Afghanistan and the West The Difficult Relationship between Democracy and War
Many Germans would like to see Chancellor Angela Merkel withdraw the country's troops from Afghanistan. But should she listen? There are many good reasons for the West to be involved in the war against the Taliban, but public opinion may not be listening.
The first democrats were warriors. In the fifth century BC, the citizens of Athens constantly had to defend their freedom, first against the Persians and later against the Spartans. They performed their military service either as hoplites -- citizen soldiers -- in phalanx formation or as rowers on trireme war ships. At the time, no one realized that war would prove to be a greater challenge for democracies than for other forms of government. The citizens of Athens and other city-states killed and died for their values. In his book "The Classical World," historian Robin Lane Fox writes that this was precisely the Greeks' advantage. They fought furiously so that they could remain free. The Persians, on the other hand, were ruled by a brutal king, which reduced their motivation.
Nowadays, democracy is the form of government that struggles the most with war. This is even true of the United States, where governments are often quick to deploy troops, whereas the public quickly becomes skeptical. This is not a flaw; war always involves the killing and mutilation of human beings and scruples are absolutely necessary. Of all democracies, it is perhaps Germany that struggles the most with war -- and that too is understandable. Germany started two world wars, the second of which was total war, an orgy of destruction and self-destruction. The phrase "No more wars," one of the guiding principles of modern-day Germany, is an obvious consequence of the country's history.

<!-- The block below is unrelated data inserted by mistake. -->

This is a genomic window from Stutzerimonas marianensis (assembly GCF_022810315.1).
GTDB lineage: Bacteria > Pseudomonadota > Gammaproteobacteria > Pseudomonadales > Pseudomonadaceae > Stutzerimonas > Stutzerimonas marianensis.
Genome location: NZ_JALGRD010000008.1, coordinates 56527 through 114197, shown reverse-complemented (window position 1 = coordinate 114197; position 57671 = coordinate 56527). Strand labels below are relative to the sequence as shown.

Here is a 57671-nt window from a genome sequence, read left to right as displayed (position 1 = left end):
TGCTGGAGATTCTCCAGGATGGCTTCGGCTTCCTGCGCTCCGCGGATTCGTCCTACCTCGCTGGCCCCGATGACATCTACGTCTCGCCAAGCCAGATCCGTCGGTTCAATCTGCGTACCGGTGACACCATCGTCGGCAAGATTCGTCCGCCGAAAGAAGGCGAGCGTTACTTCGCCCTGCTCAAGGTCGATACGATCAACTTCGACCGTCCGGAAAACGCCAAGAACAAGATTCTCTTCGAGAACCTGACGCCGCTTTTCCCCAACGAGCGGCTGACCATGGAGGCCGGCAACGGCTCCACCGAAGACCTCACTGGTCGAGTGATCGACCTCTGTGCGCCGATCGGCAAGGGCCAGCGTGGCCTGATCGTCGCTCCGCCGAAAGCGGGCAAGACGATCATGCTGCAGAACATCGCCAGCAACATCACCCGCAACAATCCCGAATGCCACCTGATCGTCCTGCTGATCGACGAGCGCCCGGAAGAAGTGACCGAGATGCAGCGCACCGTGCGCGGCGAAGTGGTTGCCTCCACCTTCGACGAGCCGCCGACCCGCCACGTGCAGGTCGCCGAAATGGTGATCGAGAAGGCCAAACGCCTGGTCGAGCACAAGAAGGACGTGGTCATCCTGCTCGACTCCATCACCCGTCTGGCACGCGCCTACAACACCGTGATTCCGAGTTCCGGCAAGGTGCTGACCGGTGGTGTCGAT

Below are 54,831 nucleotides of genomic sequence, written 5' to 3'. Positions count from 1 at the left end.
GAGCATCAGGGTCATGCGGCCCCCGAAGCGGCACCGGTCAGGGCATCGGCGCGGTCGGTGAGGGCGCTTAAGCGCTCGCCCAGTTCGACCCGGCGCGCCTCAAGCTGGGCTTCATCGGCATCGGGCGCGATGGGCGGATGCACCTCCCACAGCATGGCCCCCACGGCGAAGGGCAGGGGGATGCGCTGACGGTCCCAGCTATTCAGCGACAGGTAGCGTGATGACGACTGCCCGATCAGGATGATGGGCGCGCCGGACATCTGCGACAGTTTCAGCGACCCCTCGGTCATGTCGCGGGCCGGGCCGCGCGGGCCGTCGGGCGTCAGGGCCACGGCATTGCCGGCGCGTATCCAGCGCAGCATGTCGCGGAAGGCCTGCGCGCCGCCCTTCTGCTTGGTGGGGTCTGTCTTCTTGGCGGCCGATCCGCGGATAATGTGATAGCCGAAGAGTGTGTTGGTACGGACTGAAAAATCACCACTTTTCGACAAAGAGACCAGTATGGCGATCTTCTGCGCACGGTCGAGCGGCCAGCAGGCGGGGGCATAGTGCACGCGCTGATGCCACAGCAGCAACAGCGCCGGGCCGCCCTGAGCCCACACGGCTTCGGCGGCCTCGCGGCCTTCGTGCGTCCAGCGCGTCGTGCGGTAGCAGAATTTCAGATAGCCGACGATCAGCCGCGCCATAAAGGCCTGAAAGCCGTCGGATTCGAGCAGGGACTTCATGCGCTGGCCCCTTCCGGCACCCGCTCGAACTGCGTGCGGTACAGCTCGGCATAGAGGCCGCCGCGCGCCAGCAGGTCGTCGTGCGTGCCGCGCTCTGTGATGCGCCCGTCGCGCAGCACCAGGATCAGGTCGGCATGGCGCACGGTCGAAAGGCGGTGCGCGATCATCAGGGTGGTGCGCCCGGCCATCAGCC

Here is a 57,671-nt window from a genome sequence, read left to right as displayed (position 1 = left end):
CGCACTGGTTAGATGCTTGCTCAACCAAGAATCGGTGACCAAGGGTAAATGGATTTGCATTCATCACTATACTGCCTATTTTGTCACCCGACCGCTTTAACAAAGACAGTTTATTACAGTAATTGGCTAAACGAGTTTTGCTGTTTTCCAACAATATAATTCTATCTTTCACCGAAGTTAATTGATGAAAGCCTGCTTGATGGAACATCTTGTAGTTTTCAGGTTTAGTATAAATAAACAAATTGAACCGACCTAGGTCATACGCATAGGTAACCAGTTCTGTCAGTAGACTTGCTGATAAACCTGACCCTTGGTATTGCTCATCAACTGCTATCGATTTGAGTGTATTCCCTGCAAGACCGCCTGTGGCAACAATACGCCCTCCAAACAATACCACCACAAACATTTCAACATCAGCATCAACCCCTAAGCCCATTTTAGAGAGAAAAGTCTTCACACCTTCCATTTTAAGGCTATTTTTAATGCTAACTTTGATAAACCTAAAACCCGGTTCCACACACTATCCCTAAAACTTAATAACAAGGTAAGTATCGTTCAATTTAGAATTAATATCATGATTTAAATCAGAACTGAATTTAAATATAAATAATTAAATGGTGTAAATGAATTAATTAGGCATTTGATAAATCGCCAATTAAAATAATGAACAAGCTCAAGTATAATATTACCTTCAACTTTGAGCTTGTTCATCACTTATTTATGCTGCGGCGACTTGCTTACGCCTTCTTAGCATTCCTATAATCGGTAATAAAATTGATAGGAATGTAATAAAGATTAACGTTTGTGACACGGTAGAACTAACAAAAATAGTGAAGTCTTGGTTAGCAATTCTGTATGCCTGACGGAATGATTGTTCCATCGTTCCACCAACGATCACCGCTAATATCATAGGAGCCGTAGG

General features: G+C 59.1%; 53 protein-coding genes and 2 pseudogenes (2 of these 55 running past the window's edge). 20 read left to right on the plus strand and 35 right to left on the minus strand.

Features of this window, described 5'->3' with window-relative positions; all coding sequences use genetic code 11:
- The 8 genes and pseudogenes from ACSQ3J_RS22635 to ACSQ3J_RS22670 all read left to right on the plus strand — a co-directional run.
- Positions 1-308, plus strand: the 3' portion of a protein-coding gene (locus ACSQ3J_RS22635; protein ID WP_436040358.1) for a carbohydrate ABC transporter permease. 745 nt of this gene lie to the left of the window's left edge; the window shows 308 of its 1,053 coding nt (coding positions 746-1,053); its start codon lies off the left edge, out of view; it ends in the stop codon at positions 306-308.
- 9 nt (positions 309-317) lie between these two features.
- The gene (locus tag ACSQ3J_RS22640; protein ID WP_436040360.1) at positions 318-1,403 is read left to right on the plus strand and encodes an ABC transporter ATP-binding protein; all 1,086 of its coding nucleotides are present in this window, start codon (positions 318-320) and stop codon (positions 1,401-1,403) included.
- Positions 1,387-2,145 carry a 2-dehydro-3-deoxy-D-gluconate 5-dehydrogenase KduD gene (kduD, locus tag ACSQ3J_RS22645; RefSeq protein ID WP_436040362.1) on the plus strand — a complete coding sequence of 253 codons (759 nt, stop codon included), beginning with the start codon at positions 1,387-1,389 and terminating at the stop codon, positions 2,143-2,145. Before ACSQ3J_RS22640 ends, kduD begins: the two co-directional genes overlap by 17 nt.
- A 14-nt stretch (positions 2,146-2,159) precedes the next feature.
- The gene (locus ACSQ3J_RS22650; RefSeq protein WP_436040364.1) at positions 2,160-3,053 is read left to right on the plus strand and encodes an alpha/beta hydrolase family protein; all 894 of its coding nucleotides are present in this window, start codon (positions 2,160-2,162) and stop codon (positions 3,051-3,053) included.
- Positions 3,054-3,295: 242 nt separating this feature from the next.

But this phrase has been overtaken by reality, now that Germany has been embroiled in a war for the last eight years. Hardly anyone noticed at first, but since the bad news from Afghanistan has begun piling up, the war has triggered a new debate. Two thirds of Germans want to see the German military, the Bundeswehr, pull out of Afghanistan.
But there are good arguments for the troops to stay. These arguments are the subject of this essay, as is the question of what it means for a democracy to wage a war, and why waging this war in particular can be the right thing for the German democracy. The arguments coincide with the chronology of a war. First, we discuss the act of and reasons for going to war, then the actual conduct of a war, which involves killing and dying and, third, the question of when one should end a war. Finally, we discuss who should decide when to begin and end a war, and what the basis for those decisions should be.
- Part 1: The Difficult Relationship between Democracy and War
- Part 2: The Beginning:Terror and Solidarity
- Part 3: The Course of Battle: The Beast and its Victims
- Part 4: The End: Aftermath and Innocence
- Part 5: The Legitimization: Public Sentiment and Responsibility